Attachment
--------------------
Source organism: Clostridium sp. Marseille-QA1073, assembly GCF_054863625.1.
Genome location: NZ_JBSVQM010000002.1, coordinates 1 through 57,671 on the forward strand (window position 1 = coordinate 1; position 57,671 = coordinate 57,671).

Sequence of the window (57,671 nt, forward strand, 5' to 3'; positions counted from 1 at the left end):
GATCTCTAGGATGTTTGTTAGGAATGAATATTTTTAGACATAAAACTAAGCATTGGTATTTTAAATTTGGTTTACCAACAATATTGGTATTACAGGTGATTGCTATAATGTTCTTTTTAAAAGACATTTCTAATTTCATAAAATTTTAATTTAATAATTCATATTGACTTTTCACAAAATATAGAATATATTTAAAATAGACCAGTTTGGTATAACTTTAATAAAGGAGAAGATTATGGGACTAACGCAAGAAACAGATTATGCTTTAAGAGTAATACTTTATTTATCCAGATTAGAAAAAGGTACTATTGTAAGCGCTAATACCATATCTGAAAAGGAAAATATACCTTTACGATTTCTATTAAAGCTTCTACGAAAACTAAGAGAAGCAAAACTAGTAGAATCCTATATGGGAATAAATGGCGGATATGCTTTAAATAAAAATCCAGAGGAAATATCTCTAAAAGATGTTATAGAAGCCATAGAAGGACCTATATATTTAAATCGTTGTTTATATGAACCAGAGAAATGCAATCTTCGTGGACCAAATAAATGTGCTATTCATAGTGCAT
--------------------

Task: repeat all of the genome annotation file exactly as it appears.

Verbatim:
Source organism: Clostridium sp. Marseille-QA1073, assembly GCF_054863625.1.
Genome location: NZ_JBSVQM010000002.1, coordinates 1 through 57,671 on the forward strand (window position 1 = coordinate 1; position 57,671 = coordinate 57,671).

Sequence of the window (57,671 nt, forward strand, 5' to 3'; positions counted from 1 at the left end):
GATCTCTAGGATGTTTGTTAGGAATGAATATTTTTAGACATAAAACTAAGCATTGGTATTTTAAATTTGGTTTACCAACAATATTGGTATTACAGGTGATTGCTATAATGTTCTTTTTAAAAGACATTTCTAATTTCATAAAATTTTAATTTAATAATTCATATTGACTTTTCACAAAATATAGAATATATTTAAAATAGACCAGTTTGGTATAACTTTAATAAAGGAGAAGATTATGGGACTAACGCAAGAAACAGATTATGCTTTAAGAGTAATACTTTATTTATCCAGATTAGAAAAAGGTACTATTGTAAGCGCTAATACCATATCTGAAAAGGAAAATATACCTTTACGATTTCTATTAAAGCTTCTACGAAAACTAAGAGAAGCAAAACTAGTAGAATCCTATATGGGAATAAATGGCGGATATGCTTTAAATAAAAATCCAGAGGAAATATCTCTAAAAGATGTTATAGAAGCCATAGAAGGACCTATATATTTAAATCGTTGTTTATATGAACCAGAGAAATGCAATCTTCGTGGACCAAATAAATGTGCTATTCATAGTGCAT